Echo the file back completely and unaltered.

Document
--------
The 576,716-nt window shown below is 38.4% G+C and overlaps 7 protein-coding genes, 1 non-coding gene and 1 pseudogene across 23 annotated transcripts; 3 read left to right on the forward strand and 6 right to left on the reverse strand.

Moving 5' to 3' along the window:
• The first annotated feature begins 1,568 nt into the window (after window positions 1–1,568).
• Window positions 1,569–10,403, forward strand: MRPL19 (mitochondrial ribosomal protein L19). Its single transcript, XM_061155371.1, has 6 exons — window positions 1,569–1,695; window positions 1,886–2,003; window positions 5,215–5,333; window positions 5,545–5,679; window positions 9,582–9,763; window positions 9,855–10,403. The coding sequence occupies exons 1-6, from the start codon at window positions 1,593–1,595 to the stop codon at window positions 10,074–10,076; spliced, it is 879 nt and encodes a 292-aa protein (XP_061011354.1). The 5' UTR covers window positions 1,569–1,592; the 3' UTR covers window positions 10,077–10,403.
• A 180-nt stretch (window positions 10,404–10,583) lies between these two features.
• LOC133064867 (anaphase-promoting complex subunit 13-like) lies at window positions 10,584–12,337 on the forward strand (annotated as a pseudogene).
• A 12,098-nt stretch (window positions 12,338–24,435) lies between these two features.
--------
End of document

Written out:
The 576,716-nt window shown below is 38.4% G+C and overlaps 7 protein-coding genes, 1 non-coding gene and 1 pseudogene across 23 annotated transcripts; 3 read left to right on the forward strand and 6 right to left on the reverse strand.

Moving 5' to 3' along the window:
• The first annotated feature begins 1,568 nt into the window (after window positions 1–1,568).
• Window positions 1,569–10,403, forward strand: MRPL19 (mitochondrial ribosomal protein L19). Its single transcript, XM_061155371.1, has 6 exons — window positions 1,569–1,695; window positions 1,886–2,003; window positions 5,215–5,333; window positions 5,545–5,679; window positions 9,582–9,763; window positions 9,855–10,403. The coding sequence occupies exons 1-6, from the start codon at window positions 1,593–1,595 to the stop codon at window positions 10,074–10,076; spliced, it is 879 nt and encodes a 292-aa protein (XP_061011354.1). The 5' UTR covers window positions 1,569–1,592; the 3' UTR covers window positions 10,077–10,403.
• A 180-nt stretch (window positions 10,404–10,583) lies between these two features.
• LOC133064867 (anaphase-promoting complex subunit 13-like) lies at window positions 10,584–12,337 on the forward strand (annotated as a pseudogene).
• A 12,098-nt stretch (window positions 12,338–24,435) lies between these two features.